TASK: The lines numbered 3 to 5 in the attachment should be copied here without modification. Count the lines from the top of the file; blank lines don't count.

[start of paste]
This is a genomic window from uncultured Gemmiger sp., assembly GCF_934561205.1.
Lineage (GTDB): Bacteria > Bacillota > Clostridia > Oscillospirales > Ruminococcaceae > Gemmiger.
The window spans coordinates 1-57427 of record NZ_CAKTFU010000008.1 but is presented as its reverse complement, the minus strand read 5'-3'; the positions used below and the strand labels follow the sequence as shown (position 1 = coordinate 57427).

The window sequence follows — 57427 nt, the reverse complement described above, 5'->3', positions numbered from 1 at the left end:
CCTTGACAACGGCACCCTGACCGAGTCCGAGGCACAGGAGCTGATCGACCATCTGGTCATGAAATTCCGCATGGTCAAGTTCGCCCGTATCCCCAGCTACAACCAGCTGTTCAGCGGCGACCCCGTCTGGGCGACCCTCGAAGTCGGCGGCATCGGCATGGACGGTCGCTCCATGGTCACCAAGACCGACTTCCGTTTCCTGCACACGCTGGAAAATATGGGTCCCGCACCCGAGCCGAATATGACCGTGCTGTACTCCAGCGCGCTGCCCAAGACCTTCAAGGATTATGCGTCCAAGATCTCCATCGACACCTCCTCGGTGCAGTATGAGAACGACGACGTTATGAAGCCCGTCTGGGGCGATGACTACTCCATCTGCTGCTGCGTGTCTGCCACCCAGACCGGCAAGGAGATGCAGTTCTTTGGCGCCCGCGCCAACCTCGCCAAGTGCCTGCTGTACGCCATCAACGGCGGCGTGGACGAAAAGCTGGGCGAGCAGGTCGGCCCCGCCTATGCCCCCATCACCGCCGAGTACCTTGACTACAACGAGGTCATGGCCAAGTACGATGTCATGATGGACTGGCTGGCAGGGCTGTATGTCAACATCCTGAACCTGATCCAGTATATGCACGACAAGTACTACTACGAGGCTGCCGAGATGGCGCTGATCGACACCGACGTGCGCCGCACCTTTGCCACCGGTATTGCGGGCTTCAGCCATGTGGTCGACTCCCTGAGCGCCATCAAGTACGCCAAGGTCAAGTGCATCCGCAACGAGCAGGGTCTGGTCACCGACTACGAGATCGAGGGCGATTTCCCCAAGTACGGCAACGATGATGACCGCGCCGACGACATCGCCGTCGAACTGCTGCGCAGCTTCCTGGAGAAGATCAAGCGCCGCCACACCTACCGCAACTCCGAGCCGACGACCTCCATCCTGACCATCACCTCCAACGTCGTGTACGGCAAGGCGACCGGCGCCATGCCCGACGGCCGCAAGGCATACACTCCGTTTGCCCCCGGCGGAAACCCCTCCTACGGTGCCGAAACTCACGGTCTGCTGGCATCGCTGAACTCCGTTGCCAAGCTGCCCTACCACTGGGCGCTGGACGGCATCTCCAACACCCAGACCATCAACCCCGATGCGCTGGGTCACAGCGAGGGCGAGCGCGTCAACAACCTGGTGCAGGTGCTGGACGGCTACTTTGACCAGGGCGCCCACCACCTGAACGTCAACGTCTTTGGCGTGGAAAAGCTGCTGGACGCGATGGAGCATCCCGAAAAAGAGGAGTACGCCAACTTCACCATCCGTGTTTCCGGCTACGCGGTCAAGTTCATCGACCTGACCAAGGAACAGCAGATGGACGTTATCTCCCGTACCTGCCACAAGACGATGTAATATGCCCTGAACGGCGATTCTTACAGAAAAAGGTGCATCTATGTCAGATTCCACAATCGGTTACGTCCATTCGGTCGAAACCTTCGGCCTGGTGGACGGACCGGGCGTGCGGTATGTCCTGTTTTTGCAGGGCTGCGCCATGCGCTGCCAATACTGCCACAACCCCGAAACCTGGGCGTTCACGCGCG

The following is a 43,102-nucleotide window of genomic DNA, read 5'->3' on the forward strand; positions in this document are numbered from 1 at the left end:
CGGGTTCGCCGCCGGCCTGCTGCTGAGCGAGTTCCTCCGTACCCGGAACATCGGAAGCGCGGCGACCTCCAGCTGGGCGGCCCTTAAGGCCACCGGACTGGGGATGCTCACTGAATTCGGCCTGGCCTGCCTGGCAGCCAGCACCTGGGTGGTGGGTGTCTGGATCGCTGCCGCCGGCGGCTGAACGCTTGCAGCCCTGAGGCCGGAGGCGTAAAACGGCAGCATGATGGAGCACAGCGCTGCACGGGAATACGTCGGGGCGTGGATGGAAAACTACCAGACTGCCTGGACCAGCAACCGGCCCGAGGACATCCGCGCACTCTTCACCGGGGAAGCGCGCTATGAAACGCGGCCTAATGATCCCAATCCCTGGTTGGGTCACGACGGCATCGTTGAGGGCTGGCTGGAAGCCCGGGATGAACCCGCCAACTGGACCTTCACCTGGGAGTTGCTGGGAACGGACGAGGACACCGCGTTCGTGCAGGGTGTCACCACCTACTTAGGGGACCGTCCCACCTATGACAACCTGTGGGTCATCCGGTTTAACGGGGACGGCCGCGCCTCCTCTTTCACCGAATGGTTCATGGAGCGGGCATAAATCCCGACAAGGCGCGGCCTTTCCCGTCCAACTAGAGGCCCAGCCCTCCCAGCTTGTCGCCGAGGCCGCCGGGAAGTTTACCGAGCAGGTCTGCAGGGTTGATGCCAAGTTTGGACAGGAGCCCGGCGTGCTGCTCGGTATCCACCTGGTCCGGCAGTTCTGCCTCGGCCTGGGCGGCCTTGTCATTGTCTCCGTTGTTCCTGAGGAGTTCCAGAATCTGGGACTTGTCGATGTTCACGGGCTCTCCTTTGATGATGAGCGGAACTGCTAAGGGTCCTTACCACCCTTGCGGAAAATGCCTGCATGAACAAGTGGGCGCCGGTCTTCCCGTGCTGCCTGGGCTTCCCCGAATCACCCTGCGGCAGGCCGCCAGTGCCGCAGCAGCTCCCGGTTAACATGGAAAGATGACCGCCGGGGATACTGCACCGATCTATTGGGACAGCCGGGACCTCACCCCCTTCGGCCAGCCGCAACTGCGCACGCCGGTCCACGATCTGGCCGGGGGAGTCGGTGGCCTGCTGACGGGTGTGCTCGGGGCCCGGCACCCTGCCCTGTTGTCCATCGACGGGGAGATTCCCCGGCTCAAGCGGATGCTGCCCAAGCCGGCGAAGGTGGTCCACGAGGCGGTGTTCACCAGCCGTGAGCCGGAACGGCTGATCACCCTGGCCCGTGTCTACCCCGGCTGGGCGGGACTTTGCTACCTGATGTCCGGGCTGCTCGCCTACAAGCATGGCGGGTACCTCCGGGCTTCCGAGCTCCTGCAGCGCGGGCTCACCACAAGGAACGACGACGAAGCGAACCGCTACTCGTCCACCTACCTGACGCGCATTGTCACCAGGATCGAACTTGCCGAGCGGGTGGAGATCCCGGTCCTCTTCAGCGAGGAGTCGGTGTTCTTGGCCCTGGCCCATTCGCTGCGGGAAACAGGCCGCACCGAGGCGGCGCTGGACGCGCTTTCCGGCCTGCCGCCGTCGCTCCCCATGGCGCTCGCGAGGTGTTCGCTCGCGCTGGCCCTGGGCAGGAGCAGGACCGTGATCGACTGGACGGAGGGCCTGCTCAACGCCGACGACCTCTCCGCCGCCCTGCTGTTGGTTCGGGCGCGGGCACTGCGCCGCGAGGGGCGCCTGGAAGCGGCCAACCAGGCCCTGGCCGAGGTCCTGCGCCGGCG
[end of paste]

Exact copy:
The window spans coordinates 1-57427 of record NZ_CAKTFU010000008.1 but is presented as its reverse complement, the minus strand read 5'-3'; the positions used below and the strand labels follow the sequence as shown (position 1 = coordinate 57427).

The window sequence follows — 57427 nt, the reverse complement described above, 5'->3', positions numbered from 1 at the left end:
CCTTGACAACGGCACCCTGACCGAGTCCGAGGCACAGGAGCTGATCGACCATCTGGTCATGAAATTCCGCATGGTCAAGTTCGCCCGTATCCCCAGCTACAACCAGCTGTTCAGCGGCGACCCCGTCTGGGCGACCCTCGAAGTCGGCGGCATCGGCATGGACGGTCGCTCCATGGTCACCAAGACCGACTTCCGTTTCCTGCACACGCTGGAAAATATGGGTCCCGCACCCGAGCCGAATATGACCGTGCTGTACTCCAGCGCGCTGCCCAAGACCTTCAAGGATTATGCGTCCAAGATCTCCATCGACACCTCCTCGGTGCAGTATGAGAACGACGACGTTATGAAGCCCGTCTGGGGCGATGACTACTCCATCTGCTGCTGCGTGTCTGCCACCCAGACCGGCAAGGAGATGCAGTTCTTTGGCGCCCGCGCCAACCTCGCCAAGTGCCTGCTGTACGCCATCAACGGCGGCGTGGACGAAAAGCTGGGCGAGCAGGTCGGCCCCGCCTATGCCCCCATCACCGCCGAGTACCTTGACTACAACGAGGTCATGGCCAAGTACGATGTCATGATGGACTGGCTGGCAGGGCTGTATGTCAACATCCTGAACCTGATCCAGTATATGCACGACAAGTACTACTACGAGGCTGCCGAGATGGCGCTGATCGACACCGACGTGCGCCGCACCTTTGCCACCGGTATTGCGGGCTTCAGCCATGTGGTCGACTCCCTGAGCGCCATCAAGTACGCCAAGGTCAAGTGCATCCGCAACGAGCAGGGTCTGGTCACCGACTACGAGATCGAGGGCGATTTCCCCAAGTACGGCAACGATGATGACCGCGCCGACGACATCGCCGTCGAACTGCTGCGCAGCTTCCTGGAGAAGATCAAGCGCCGCCACACCTACCGCAACTCCGAGCCGACGACCTCCATCCTGACCATCACCTCCAACGTCGTGTACGGCAAGGCGACCGGCGCCATGCCCGACGGCCGCAAGGCATACACTCCGTTTGCCCCCGGCGGAAACCCCTCCTACGGTGCCGAAACTCACGGTCTGCTGGCATCGCTGAACTCCGTTGCCAAGCTGCCCTACCACTGGGCGCTGGACGGCATCTCCAACACCCAGACCATCAACCCCGATGCGCTGGGTCACAGCGAGGGCGAGCGCGTCAACAACCTGGTGCAGGTGCTGGACGGCTACTTTGACCAGGGCGCCCACCACCTGAACGTCAACGTCTTTGGCGTGGAAAAGCTGCTGGACGCGATGGAGCATCCCGAAAAAGAGGAGTACGCCAACTTCACCATCCGTGTTTCCGGCTACGCGGTCAAGTTCATCGACCTGACCAAGGAACAGCAGATGGACGTTATCTCCCGTACCTGCCACAAGACGATGTAATATGCCCTGAACGGCGATTCTTACAGAAAAAGGTGCATCTATGTCAGATTCCACAATCGGTTACGTCCATTCGGTCGAAACCTTCGGCCTGGTGGACGGACCGGGCGTGCGGTATGTCCTGTTTTTGCAGGGCTGCGCCATGCGCTGCCAATACTGCCACAACCCCGAAACCTGGGCGTTCACGCGCG